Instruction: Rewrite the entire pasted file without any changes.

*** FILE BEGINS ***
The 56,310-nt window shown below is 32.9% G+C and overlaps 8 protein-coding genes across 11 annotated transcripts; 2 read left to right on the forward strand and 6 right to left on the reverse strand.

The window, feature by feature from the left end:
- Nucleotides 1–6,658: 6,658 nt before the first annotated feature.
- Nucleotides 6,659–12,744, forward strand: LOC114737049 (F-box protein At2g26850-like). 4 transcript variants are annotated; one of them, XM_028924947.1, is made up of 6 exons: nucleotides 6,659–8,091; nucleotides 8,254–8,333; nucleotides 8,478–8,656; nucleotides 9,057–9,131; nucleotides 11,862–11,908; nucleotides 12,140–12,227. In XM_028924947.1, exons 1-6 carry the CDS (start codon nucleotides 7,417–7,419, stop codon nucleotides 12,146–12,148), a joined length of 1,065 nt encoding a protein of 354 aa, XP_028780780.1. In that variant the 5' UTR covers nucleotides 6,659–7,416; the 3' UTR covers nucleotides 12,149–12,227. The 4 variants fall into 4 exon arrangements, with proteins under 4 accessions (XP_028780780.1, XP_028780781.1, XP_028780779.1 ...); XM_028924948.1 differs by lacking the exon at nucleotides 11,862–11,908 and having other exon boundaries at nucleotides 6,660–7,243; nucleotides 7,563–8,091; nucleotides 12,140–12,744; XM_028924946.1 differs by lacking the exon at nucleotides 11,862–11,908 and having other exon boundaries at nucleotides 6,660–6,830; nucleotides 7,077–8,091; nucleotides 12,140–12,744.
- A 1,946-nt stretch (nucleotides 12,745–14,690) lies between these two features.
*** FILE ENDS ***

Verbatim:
The 56,310-nt window shown below is 32.9% G+C and overlaps 8 protein-coding genes across 11 annotated transcripts; 2 read left to right on the forward strand and 6 right to left on the reverse strand.

The window, feature by feature from the left end:
- Nucleotides 1–6,658: 6,658 nt before the first annotated feature.
- Nucleotides 6,659–12,744, forward strand: LOC114737049 (F-box protein At2g26850-like). 4 transcript variants are annotated; one of them, XM_028924947.1, is made up of 6 exons: nucleotides 6,659–8,091; nucleotides 8,254–8,333; nucleotides 8,478–8,656; nucleotides 9,057–9,131; nucleotides 11,862–11,908; nucleotides 12,140–12,227. In XM_028924947.1, exons 1-6 carry the CDS (start codon nucleotides 7,417–7,419, stop codon nucleotides 12,146–12,148), a joined length of 1,065 nt encoding a protein of 354 aa, XP_028780780.1. In that variant the 5' UTR covers nucleotides 6,659–7,416; the 3' UTR covers nucleotides 12,149–12,227. The 4 variants fall into 4 exon arrangements, with proteins under 4 accessions (XP_028780780.1, XP_028780781.1, XP_028780779.1 ...); XM_028924948.1 differs by lacking the exon at nucleotides 11,862–11,908 and having other exon boundaries at nucleotides 6,660–7,243; nucleotides 7,563–8,091; nucleotides 12,140–12,744; XM_028924946.1 differs by lacking the exon at nucleotides 11,862–11,908 and having other exon boundaries at nucleotides 6,660–6,830; nucleotides 7,077–8,091; nucleotides 12,140–12,744.
- A 1,946-nt stretch (nucleotides 12,745–14,690) lies between these two features.